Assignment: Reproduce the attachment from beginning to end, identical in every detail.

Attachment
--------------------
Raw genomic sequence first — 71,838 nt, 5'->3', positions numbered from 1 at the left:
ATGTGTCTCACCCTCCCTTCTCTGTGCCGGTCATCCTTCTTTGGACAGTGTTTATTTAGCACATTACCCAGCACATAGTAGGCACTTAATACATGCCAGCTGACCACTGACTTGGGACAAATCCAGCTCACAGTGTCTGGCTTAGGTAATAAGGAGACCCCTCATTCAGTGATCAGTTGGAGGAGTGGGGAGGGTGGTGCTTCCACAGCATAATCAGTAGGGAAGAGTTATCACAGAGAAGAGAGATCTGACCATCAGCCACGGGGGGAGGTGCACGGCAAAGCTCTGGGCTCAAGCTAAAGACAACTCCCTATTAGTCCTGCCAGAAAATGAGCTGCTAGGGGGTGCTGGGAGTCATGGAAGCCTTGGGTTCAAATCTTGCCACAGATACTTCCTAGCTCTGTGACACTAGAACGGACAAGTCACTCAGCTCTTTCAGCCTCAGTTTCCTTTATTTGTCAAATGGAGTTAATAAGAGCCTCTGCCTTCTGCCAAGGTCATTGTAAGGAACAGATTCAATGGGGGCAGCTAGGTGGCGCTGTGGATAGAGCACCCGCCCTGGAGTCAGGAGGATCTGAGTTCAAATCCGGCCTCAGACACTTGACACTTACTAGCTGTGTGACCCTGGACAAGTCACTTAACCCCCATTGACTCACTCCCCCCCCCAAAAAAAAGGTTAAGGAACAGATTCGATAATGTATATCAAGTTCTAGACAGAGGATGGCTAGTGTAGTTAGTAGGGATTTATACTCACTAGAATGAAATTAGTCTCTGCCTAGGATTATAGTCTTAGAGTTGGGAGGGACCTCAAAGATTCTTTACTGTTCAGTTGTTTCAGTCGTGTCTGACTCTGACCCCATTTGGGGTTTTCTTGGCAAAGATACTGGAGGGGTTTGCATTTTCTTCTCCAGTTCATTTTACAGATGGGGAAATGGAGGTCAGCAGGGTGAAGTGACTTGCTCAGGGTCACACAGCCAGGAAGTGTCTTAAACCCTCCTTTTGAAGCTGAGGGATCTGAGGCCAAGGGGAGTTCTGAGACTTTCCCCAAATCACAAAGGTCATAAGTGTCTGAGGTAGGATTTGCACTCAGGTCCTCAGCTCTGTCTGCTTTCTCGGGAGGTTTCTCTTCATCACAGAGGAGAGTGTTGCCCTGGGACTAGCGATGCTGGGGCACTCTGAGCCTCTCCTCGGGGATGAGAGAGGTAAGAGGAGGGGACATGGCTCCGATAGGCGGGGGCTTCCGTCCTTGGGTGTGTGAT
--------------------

Raw genomic sequence first — 71,838 nt, 5'->3', positions numbered from 1 at the left:
ATGTGTCTCACCCTCCCTTCTCTGTGCCGGTCATCCTTCTTTGGACAGTGTTTATTTAGCACATTACCCAGCACATAGTAGGCACTTAATACATGCCAGCTGACCACTGACTTGGGACAAATCCAGCTCACAGTGTCTGGCTTAGGTAATAAGGAGACCCCTCATTCAGTGATCAGTTGGAGGAGTGGGGAGGGTGGTGCTTCCACAGCATAATCAGTAGGGAAGAGTTATCACAGAGAAGAGAGATCTGACCATCAGCCACGGGGGGAGGTGCACGGCAAAGCTCTGGGCTCAAGCTAAAGACAACTCCCTATTAGTCCTGCCAGAAAATGAGCTGCTAGGGGGTGCTGGGAGTCATGGAAGCCTTGGGTTCAAATCTTGCCACAGATACTTCCTAGCTCTGTGACACTAGAACGGACAAGTCACTCAGCTCTTTCAGCCTCAGTTTCCTTTATTTGTCAAATGGAGTTAATAAGAGCCTCTGCCTTCTGCCAAGGTCATTGTAAGGAACAGATTCAATGGGGGCAGCTAGGTGGCGCTGTGGATAGAGCACCCGCCCTGGAGTCAGGAGGATCTGAGTTCAAATCCGGCCTCAGACACTTGACACTTACTAGCTGTGTGACCCTGGACAAGTCACTTAACCCCCATTGACTCACTCCCCCCCCCAAAAAAAAGGTTAAGGAACAGATTCGATAATGTATATCAAGTTCTAGACAGAGGATGGCTAGTGTAGTTAGTAGGGATTTATACTCACTAGAATGAAATTAGTCTCTGCCTAGGATTATAGTCTTAGAGTTGGGAGGGACCTCAAAGATTCTTTACTGTTCAGTTGTTTCAGTCGTGTCTGACTCTGACCCCATTTGGGGTTTTCTTGGCAAAGATACTGGAGGGGTTTGCATTTTCTTCTCCAGTTCATTTTACAGATGGGGAAATGGAGGTCAGCAGGGTGAAGTGACTTGCTCAGGGTCACACAGCCAGGAAGTGTCTTAAACCCTCCTTTTGAAGCTGAGGGATCTGAGGCCAAGGGGAGTTCTGAGACTTTCCCCAAATCACAAAGGTCATAAGTGTCTGAGGTAGGATTTGCACTCAGGTCCTCAGCTCTGTCTGCTTTCTCGGGAGGTTTCTCTTCATCACAGAGGAGAGTGTTGCCCTGGGACTAGCGATGCTGGGGCACTCTGAGCCTCTCCTCGGGGATGAGAGAGGTAAGAGGAGGGGACATGGCTCCGATAGGCGGGGGCTTCCGTCCTTGGGTGTGTGAT